Tuesday, December 25, 2018

Happy Holidays from WFS!

Happy Holidays
from WFS!
Thank you for sharing your sobriety with all of us at Women for Sobriety. Please enjoy these holiday selections from our Legacy Literature collection.
New Life, New Holidays
by Deb (originally published Nov. 2003)
At this point in my life I can honestly say that I love the holidays. I look forward to them and thoroughly enjoy them while they are here. I didn’t always feel this way. I used to dread the holidays. My bad mood would begin when the decorations went up around Halloween; now I smile and begin to get in the mood.
I remember that first holiday season, in 1999, when I was trying to stop drinking. I started trying in September, after I’d discovered the WFS message board on AOL. I was having a rough time of it. It was so difficult, because while I didn’t want to drink any more, I wasn’t yet willing to do the work I needed to do. I’d have periods of sobriety and then slip. Thanksgiving came and went without mishap; I remained sober. I remember being very proud of myself and thought I was on my way to a sober holiday season. I talked endlessly about it, but in retrospect I realize that I wasn’t quite ready yet. It is a process and I was just beginning to walk my way through it.
The past couple of years Christmas had become an emotional minefield for me. I lost both of my parents and I felt that I had to fill their roles, particularly at the holidays. Being the oldest of 7 children I not only felt responsible for myself and my emotions, but for those of my siblings as well.
Since the death of my parents, I’d held Christmas at my place. I would whip myself into a frenzy weeks before, spooling and worrying until the day of, when I’d be a nervous, emotional wreck. I had my mother’s tree, and all of her ornaments and decorations. I thought I was honoring her memory and keeping on with the family tradition. It proved to be a bittersweet remembrance.
That Christmas of 1999 I promised myself I wouldn’t drink. I told my family and friends, hoping this would hold me accountable. The day I decorated the tree was just too much for me. The ornaments and holiday music took me back to the past and I found myself immersed in tears and self-pity. I remembered someone had left a bottle of vodka here. I found it and drank half of it. I was a wine drinker, I rarely drank hard liquor and this scared me to death. I was violently ill the next day, which made me all the more emotional. I drank to lessen the hangover and numb my feelings and I stayed on a drunk the entire week of Christmas. My family and friends did not see me drink; I began to hide it. Another first. I’d sneak upstairs and gulp glasses of wine I had hidden in my closet. I cried and felt so sorry for myself. I did not go to my in-laws on Christmas day; I told them I was sick. I was, but not in the way they thought. I stayed home, alone, in bed, with a bottle of wine. I do believe this is one of the lowest points of my life and in a way I am grateful it happened because it opened my eyes and motivated me to stop drinking. The lows to which I had sunk scared me. The fact that my husband left me at home, alone, on Christmas Day, disgusted with me, scared me even more. I didn’t want to be like that.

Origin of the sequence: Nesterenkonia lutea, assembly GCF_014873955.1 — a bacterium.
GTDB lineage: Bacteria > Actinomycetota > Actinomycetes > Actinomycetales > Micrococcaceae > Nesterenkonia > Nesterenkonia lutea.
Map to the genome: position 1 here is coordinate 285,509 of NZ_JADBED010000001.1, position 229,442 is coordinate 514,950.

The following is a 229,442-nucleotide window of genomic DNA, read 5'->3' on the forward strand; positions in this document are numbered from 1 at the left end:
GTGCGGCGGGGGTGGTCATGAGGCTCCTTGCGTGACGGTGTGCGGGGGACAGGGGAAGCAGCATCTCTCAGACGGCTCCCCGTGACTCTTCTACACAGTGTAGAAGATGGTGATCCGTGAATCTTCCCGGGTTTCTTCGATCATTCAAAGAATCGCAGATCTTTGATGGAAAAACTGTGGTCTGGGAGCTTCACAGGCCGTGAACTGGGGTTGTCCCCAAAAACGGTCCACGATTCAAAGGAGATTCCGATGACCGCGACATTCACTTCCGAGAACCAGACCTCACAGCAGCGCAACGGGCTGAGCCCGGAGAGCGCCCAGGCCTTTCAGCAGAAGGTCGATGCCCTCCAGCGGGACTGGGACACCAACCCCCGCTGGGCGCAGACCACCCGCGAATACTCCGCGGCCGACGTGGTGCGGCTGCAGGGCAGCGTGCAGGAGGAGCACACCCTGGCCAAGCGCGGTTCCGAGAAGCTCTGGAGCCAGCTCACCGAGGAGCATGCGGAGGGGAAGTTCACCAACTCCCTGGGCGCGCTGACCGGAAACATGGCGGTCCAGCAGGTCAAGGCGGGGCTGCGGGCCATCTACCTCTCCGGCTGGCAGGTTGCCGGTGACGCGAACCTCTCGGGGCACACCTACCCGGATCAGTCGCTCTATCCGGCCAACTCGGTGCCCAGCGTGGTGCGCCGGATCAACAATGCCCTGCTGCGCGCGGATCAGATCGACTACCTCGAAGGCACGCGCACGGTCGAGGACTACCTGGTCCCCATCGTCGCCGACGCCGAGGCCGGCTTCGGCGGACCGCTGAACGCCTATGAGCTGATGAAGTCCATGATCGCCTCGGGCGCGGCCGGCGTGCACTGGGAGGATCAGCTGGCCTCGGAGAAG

It was at this point that I began to walk the walk, to truly embrace sobriety and want a productive, happy, sober life. I think I finally understood that sobriety was more than not just drinking. To change my life I would need to change my attitude and behaviors. I realized there was a program behind the WFS message board; that it was not just a place to go to socialize and talk about quitting drinking. I am pleased to say that was the last drunken holiday I spent.